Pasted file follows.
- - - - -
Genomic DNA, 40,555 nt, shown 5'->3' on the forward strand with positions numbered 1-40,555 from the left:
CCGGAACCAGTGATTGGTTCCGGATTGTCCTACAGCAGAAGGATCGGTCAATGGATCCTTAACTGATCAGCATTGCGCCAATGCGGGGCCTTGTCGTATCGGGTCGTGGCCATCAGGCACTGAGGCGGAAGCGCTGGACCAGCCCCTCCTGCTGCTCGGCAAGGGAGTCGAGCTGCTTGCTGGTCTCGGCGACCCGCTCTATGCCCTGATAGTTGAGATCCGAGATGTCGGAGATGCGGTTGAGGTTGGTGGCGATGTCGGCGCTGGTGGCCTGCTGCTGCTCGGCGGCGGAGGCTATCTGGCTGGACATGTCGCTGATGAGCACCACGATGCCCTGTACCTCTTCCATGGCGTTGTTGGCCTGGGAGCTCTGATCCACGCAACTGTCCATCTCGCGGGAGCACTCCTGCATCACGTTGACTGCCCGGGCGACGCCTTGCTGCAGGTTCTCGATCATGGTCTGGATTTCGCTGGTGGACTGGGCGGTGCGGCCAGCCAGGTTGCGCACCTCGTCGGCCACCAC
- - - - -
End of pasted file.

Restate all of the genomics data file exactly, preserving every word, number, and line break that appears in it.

Genomic DNA, 40,555 nt, shown 5'->3' on the forward strand with positions numbered 1-40,555 from the left:
CCGGAACCAGTGATTGGTTCCGGATTGTCCTACAGCAGAAGGATCGGTCAATGGATCCTTAACTGATCAGCATTGCGCCAATGCGGGGCCTTGTCGTATCGGGTCGTGGCCATCAGGCACTGAGGCGGAAGCGCTGGACCAGCCCCTCCTGCTGCTCGGCAAGGGAGTCGAGCTGCTTGCTGGTCTCGGCGACCCGCTCTATGCCCTGATAGTTGAGATCCGAGATGTCGGAGATGCGGTTGAGGTTGGTGGCGATGTCGGCGCTGGTGGCCTGCTGCTGCTCGGCGGCGGAGGCTATCTGGCTGGACATGTCGCTGATGAGCACCACGATGCCCTGTACCTCTTCCATGGCGTTGTTGGCCTGGGAGCTCTGATCCACGCAACTGTCCATCTCGCGGGAGCACTCCTGCATCACGTTGACTGCCCGGGCGACGCCTTGCTGCAGGTTCTCGATCATGGTCTGGATTTCGCTGGTGGACTGGGCGGTGCGGCCAGCCAGGTTGCGCACCTCGTCGGCCACCAC